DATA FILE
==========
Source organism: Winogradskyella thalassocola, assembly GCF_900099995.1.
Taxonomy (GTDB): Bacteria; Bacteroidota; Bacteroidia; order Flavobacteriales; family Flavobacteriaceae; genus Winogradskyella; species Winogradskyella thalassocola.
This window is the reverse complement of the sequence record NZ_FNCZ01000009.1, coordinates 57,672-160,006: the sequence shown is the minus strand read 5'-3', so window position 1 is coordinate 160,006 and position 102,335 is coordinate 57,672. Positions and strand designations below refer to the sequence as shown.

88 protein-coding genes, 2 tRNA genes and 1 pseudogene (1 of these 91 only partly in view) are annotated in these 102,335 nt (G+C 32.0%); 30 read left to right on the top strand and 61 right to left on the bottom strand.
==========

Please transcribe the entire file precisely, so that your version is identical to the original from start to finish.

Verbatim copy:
Source organism: Winogradskyella thalassocola, assembly GCF_900099995.1.
Taxonomy (GTDB): Bacteria; Bacteroidota; Bacteroidia; order Flavobacteriales; family Flavobacteriaceae; genus Winogradskyella; species Winogradskyella thalassocola.
This window is the reverse complement of the sequence record NZ_FNCZ01000009.1, coordinates 57,672-160,006: the sequence shown is the minus strand read 5'-3', so window position 1 is coordinate 160,006 and position 102,335 is coordinate 57,672. Positions and strand designations below refer to the sequence as shown.

88 protein-coding genes, 2 tRNA genes and 1 pseudogene (1 of these 91 only partly in view) are annotated in these 102,335 nt (G+C 32.0%); 30 read left to right on the top strand and 61 right to left on the bottom strand.